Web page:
IOMMUFD Submitted For Linux 6.2 To Overhaul IOMMU Handling

Written by Michael Larabel in Virtualization on 12 December 2022 at 03:20 PM EST. 14 Comments
After being in various forms of discussion since 2017, IOMMUFD has been submitted for the Linux 6.2 kernel as it lays the groundwork for aiming to overhaul IOMMU handling by QEMU and virtual machines on Linux.

NVIDIA's Jason Gunthorpe sent out the IOMMUFD pull request today for the Linux 6.2 merge window. Here's how he explains it:
This is the first PR for a new char device called 'iommufd'. This has been in discussions for about two years now, while attempts to implement the needed features have been tried since as far back as 2017. In January a group of us sat down and actually made it.

It may seem strange that a lowlevel, seemingly internal, function like the iommu would have a user API. However, for performance, it has become quite popular to setup virtual machines so that HW (eg networking/storage devices) can have direct DMA into the virtual machine memory itself. To achieve this requires special programming of the IOMMU HW.

Further, we have advanced PCI features like Process Address Space ID (PASID) and Page Request Interface (PRI) that rely on the IOMMU HW to implement them. In particular PASID & PRI are used to create something called Shared Virtual Addressing (SVA or SVM) where DMA from a device can be directly delivered to a process virtual memory address by having the IOMMU HW directly walk the CPU's page table for the process, and trigger faults for DMA to non-present pages.

Naturally people would like to have virtualized versions of all of this. A vIOMMU driver that can implement vPASID and vPRI to achieve vSVA within a VM.

Thus, we get to iommufd. It is a uAPI to allow something like qemu to have some direct control over the IOMMU to implement, in userspace, a vIOMMU device emulation that can provide all these services to the IOMMU driver running in the VM. Like KVM this is done in a general way where we delegate functionality to userspace and if the userspace is something like qemu then it will compose that functionality into an emulated vIOMMU device. iommufd itself doesn't interact with virtualization or KVM.

This PR is the starting point, it just gets all the infrastructure setup so that it is as good as VFIO is right now. We see a broad need for extended features, some being highly IOMMU device specific:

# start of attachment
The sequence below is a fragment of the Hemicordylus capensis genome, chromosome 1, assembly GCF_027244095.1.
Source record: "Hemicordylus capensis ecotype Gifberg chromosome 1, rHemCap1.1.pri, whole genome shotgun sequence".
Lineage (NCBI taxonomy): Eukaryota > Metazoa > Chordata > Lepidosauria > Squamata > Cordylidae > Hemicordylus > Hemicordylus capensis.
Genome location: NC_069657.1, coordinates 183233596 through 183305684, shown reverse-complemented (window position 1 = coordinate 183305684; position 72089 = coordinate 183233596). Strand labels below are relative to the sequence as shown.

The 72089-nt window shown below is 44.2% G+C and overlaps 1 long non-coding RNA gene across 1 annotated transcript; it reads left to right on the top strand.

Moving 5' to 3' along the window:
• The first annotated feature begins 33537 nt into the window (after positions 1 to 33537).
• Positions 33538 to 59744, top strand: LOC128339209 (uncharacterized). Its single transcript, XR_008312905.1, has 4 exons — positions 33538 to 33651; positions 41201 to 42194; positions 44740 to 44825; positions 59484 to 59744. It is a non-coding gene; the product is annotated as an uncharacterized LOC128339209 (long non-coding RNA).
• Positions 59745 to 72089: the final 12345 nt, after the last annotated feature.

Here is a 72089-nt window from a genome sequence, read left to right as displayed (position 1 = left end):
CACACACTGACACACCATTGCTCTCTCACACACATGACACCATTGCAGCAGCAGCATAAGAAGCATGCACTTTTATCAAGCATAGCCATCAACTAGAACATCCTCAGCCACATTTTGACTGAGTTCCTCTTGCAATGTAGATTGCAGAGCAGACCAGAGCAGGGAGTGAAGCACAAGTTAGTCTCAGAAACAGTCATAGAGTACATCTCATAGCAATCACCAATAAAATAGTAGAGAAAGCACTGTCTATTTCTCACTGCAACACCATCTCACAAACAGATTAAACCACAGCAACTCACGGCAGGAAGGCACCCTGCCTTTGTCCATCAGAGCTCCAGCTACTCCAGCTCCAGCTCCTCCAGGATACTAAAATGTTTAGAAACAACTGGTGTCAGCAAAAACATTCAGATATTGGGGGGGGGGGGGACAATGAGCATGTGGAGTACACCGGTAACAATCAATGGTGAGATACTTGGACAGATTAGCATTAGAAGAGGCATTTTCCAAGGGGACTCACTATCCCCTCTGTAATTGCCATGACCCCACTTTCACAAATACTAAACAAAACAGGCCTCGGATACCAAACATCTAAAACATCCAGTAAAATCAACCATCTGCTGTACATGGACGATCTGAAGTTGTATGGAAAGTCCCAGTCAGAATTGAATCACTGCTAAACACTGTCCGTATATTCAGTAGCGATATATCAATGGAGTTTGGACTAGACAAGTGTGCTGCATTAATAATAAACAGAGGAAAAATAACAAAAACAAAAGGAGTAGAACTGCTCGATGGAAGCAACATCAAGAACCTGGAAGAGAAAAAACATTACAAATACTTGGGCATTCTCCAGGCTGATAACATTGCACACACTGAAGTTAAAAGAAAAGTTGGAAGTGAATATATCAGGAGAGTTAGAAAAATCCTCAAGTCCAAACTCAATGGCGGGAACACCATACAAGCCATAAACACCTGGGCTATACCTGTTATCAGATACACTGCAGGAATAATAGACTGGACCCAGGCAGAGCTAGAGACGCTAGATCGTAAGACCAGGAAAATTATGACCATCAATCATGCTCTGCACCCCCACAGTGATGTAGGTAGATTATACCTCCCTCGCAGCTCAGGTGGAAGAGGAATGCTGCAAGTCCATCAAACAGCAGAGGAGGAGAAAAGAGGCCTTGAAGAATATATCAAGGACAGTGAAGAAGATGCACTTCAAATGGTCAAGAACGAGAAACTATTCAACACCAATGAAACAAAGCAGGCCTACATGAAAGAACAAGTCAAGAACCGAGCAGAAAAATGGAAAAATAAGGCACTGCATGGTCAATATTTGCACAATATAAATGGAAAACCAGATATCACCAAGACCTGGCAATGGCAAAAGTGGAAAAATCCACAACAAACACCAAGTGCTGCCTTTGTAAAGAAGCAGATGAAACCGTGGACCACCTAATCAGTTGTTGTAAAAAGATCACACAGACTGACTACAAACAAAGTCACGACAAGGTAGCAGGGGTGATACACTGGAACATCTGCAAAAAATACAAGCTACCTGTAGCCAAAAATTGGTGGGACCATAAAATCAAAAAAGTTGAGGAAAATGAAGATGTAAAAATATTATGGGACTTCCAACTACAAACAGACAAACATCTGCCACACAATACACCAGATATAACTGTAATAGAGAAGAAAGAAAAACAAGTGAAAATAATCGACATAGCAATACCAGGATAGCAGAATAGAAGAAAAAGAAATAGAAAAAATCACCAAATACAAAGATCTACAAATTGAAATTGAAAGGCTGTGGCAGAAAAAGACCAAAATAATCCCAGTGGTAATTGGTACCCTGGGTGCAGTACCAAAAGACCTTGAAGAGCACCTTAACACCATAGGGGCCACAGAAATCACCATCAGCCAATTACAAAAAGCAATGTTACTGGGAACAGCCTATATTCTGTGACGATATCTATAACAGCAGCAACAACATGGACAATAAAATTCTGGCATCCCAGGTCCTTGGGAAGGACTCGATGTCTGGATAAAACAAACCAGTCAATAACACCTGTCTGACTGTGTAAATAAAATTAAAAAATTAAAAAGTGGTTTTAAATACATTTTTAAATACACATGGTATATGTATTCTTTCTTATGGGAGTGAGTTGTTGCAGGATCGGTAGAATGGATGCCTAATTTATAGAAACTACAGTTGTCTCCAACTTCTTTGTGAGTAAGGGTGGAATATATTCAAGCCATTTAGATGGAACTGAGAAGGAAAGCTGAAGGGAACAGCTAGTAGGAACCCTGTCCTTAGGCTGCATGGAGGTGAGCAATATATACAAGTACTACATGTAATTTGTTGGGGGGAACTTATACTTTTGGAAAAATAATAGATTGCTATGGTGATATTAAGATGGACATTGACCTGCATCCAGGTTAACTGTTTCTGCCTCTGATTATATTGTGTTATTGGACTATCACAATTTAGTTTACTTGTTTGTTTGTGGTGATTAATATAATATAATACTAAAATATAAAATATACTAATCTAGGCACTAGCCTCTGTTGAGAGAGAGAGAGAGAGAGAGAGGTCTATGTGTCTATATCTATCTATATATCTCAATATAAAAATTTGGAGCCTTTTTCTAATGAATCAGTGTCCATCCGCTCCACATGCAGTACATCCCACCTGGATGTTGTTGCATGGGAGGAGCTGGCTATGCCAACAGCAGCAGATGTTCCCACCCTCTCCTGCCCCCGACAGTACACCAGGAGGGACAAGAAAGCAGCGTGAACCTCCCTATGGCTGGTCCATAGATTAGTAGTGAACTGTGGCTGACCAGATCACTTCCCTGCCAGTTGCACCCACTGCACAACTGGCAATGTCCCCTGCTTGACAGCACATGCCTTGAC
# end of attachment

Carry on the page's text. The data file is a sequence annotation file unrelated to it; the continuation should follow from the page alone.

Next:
- Binding iommu_domain's to PASID/SSID
- Userspace IO page tables, for ARM, x86 and S390
- Kernel bypassed invalidation of user page tables
- Re-use of the KVM page table in the IOMMU
- Dirty page tracking in the IOMMU
- Runtime Increase/Decrease of IOPTE size
- PRI support with faults resolved in userspace

More details and the current status on IOMMUFD can be found via the pull request.
IOMMUFD is the user API to control the IOMMU subsystem as it relates to managing IO page tables from userspace using file descriptors. It intends to be general and consumable by any driver that wants to expose DMA to userspace. These drivers are eventually expected to deprecate any internal IOMMU logic they may already/historically implement (e.g. vfio_iommu_type1.c).

At minimum iommufd provides universal support of managing I/O address spaces and I/O page tables for all IOMMUs, with room in the design to add non-generic features to cater to specific hardware functionality.

In this context the capital letter (IOMMUFD) refers to the subsystem while the small letter (iommufd) refers to the file descriptors created via /dev/iommu for use by userspace.

There is also the kernel documentation that also covers more details on IOMMUFD.

Barring any objections from Linus Torvalds, the initial IOMMUFD code should make it into Linux 6.2 while there is further feature work already being tackled for future kernel cycles.
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